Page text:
Politics & Government

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This Week In Politics

Aug 15, 2016
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Trump's Week Off Script

Aug 14, 2016
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12:25 a.m.

Milwaukee Mayor Tom Barrett says the north side is calming after violence in the wake of a police shooting that left one man dead.

The violence erupted a few hours after an officer shot and killed a 23-year-old man. Police said the man was fleeing a traffic stop and was armed with a gun. It wasn't immediately clear if he pointed it at or fired it at the officer.

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ALLISON AUBREY, HOST:

Politicians often urge supporters to get out and vote. But Donald Trump wants them to go further: get out and vote, and then stake out polling places to watch for cheating.

At a Friday campaign event in Altoona, Penn., the Republican presidential nominee said voting might not be enough for him to win.

#NPRreads is a weekly feature on Twitter and The Two-Way. The premise is simple: Correspondents, editors and producers from our newsroom share the pieces that have kept them reading, using the #NPRreads hashtag. Each weekend, we highlight some of the best stories.

From Newsdesk Editor Barbara Campbell:

This essay by Sarah Gailey is a hoot. It also feels true, delving into cartoon characters to ask why the women have to be villains to be bold, to seek power, to act now.

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Copyright 2016 NPR. To see more, visit http://www.npr.org/.

Copyright 2016 NPR. To see more, visit http://www.npr.org/.

Copyright 2016 NPR. To see more, visit http://www.npr.org/.

Despite the vast differences between Donald Trump and Hillary Clinton, there were some striking similarities between the economic speeches they delivered this week. They both spoke in Michigan, where they both talked a lot about manufacturing, with both of them insisting that they would obtain fairer trade deals.

Donald Trump has described himself as "really rich" — but by just about any standard, that label fits both the Republican presidential nominee and his Democratic rival, Hillary Clinton. In an election year characterized by populist energy over economic concerns like jobs and trade, the gap is striking.

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AUDIE CORNISH, HOST:

And to talk more about this and the week in politics, we have E.J. Dionne of The Washington Post and Brookings Institution. Hey there, E.J.

E J DIONNE, BYLINE: Good to be with you.

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Copyright 2016 NPR. To see more, visit http://www.npr.org/.

On Wednesday morning, the United States Department of Justice announced the result of a yearlong investigation into the Baltimore Police Department, which found that BPD habitually violates the civil rights of its residents. These violations, the Justice Department found, have an outsized effect on the city's black population.

Bernie Sanders may have found a new place to take a break from the political arena after buying a vacation home last week. But some of his former supporters were questioning his socialist authenticity.

Sanders recently purchased a lake-front home in North Hero, Vt., his home state. The $575,000, four-bedroom home includes 500 feet of Lake Champlain beachfront on the east side of the island, according to the Vermont newspaper Seven Days.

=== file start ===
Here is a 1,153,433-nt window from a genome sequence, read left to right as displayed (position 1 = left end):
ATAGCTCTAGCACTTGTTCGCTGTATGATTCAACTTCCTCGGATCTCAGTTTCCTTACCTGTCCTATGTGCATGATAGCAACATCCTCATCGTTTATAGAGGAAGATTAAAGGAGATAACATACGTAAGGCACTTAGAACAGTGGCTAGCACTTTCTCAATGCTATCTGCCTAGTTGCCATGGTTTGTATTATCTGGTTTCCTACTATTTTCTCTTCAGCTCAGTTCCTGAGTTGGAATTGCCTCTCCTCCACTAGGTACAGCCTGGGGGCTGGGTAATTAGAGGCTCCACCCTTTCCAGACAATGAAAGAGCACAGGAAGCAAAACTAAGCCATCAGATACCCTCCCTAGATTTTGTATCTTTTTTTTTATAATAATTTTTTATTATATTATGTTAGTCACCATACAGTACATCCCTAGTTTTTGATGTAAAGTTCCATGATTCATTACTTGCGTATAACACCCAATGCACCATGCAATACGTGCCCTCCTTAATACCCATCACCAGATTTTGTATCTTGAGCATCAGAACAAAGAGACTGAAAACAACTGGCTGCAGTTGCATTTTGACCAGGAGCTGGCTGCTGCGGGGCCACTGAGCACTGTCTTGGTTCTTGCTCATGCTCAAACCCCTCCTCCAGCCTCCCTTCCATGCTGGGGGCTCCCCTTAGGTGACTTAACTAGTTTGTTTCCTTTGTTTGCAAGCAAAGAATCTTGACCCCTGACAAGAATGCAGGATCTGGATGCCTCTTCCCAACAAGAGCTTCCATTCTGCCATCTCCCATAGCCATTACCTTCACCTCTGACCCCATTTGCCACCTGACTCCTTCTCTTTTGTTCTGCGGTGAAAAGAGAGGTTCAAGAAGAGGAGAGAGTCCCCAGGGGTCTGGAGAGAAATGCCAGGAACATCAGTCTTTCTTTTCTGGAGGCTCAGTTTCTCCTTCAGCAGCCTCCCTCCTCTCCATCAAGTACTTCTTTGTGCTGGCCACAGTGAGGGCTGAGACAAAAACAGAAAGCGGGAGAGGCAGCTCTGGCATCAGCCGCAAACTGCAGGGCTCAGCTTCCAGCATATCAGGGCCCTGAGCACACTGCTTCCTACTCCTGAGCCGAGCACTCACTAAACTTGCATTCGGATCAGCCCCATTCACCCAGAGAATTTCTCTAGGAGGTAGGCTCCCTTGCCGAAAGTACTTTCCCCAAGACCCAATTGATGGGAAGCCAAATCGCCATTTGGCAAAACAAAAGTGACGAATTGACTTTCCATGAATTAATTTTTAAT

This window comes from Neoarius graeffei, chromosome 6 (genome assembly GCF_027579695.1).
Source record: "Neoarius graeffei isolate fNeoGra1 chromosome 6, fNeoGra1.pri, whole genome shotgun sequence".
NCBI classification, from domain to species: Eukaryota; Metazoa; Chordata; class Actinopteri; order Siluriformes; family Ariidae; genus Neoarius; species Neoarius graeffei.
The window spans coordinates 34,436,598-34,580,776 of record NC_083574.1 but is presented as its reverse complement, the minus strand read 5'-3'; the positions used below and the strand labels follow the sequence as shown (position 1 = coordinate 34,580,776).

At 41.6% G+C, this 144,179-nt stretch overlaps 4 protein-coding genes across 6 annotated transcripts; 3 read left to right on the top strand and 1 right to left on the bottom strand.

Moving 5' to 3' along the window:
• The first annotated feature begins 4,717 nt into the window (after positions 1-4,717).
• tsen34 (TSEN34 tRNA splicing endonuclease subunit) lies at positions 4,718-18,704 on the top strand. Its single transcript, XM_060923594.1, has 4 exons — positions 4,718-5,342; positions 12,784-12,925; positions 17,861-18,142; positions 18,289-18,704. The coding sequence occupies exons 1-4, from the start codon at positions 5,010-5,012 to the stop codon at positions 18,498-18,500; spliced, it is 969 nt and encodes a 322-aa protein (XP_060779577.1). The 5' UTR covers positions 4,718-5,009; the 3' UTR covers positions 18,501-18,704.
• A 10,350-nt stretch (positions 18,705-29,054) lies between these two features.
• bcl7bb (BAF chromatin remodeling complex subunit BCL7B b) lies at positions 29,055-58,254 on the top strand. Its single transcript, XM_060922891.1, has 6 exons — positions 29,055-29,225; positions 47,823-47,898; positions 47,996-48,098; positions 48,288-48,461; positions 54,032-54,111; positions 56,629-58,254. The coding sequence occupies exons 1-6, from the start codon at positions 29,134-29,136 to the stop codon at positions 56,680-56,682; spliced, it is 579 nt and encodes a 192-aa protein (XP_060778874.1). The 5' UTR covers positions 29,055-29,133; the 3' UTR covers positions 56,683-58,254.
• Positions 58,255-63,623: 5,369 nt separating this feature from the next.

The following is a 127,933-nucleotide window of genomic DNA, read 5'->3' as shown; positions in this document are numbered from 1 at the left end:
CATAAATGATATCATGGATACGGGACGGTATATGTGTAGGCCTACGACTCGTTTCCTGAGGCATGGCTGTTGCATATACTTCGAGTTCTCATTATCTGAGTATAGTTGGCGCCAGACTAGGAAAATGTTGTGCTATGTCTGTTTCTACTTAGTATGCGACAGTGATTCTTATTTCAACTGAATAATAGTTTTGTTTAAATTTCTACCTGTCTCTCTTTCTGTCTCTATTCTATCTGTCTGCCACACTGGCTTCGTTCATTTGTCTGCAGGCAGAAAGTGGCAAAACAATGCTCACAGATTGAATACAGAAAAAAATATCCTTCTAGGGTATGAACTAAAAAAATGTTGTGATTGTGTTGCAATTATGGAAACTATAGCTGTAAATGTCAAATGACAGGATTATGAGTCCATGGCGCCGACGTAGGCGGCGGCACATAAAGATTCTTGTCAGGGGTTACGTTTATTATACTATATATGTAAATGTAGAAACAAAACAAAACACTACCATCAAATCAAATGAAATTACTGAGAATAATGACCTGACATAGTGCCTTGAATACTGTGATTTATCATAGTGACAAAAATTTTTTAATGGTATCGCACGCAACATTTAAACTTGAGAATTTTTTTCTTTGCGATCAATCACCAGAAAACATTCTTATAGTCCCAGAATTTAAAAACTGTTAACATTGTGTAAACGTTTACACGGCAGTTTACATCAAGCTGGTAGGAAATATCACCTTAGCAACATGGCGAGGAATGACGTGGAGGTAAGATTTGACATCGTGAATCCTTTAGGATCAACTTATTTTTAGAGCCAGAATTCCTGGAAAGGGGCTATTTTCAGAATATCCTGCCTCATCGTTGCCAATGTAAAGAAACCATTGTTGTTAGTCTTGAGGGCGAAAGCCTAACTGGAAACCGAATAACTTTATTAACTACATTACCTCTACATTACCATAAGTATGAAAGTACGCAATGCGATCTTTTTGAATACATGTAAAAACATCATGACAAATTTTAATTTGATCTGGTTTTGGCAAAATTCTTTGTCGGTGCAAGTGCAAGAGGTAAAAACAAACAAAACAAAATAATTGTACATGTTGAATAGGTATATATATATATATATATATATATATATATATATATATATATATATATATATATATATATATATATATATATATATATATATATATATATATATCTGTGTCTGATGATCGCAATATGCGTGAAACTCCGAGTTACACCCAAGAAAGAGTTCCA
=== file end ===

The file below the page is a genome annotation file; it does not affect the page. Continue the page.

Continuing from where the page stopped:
If it's Friday in politics, there's the potential for a news dump.

This post was updated at 5:10 PM

Hillary and Bill Clinton paid $3.2 million in federal income tax last year, a rate of 34.2 percent. Their 2015 return was released today by the Clinton campaign, almost five months after they signed it for filing.

The Clintons overpaid the Treasury and got a refund of more than $1 million.

On Sunday, the city of Flint, Mich., will no longer be under a federal state of emergency. A new report suggests that lead levels in the city's water are dropping, though researchers still recommend caution because of the health dangers posed by even small amounts of lead.

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Hillary Clinton's recent surge in the polls is being fueled in part by a demographic that President Obama lost handily four years ago — white, college-educated voters.

"In over a half-century, no Democratic presidential candidate has carried white voters with a college degree," said Michelle Diggles, a senior political analyst with the center-left think tank Third Way, who described the split between the white working class and whites with a college degree as "the most underreported story of this year."

Polls show that the idea of building a wall across the southern border remains unpopular with the general public and especially in the U.S. borderlands.

But not everyone living near the international divide opposes a barrier between the U.S. and Mexico. Donald Trump has a small, zealous following along the southern frontier.

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The murder trial of the man accused of killing Kate Steinle, whose 2015 shooting death on a San Francisco pier became part of the national debate over illegal immigration and sanctuary city policies, is not likely to start until next year.

Juan Francisco Lopez-Sanchez, who had been deported back to his native Mexico five times before the July 1, 2015, shooting, will have his trial date set in December of this year.

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ARI SHAPIRO, HOST:

Donald Trump is in Florida today where once again he is making unbelievable claims. Sam Sanders has been with the Trump campaign for the last couple days and joins us now. Hi, Sam.

SAM SANDERS, BYLINE: Hey, Ari.

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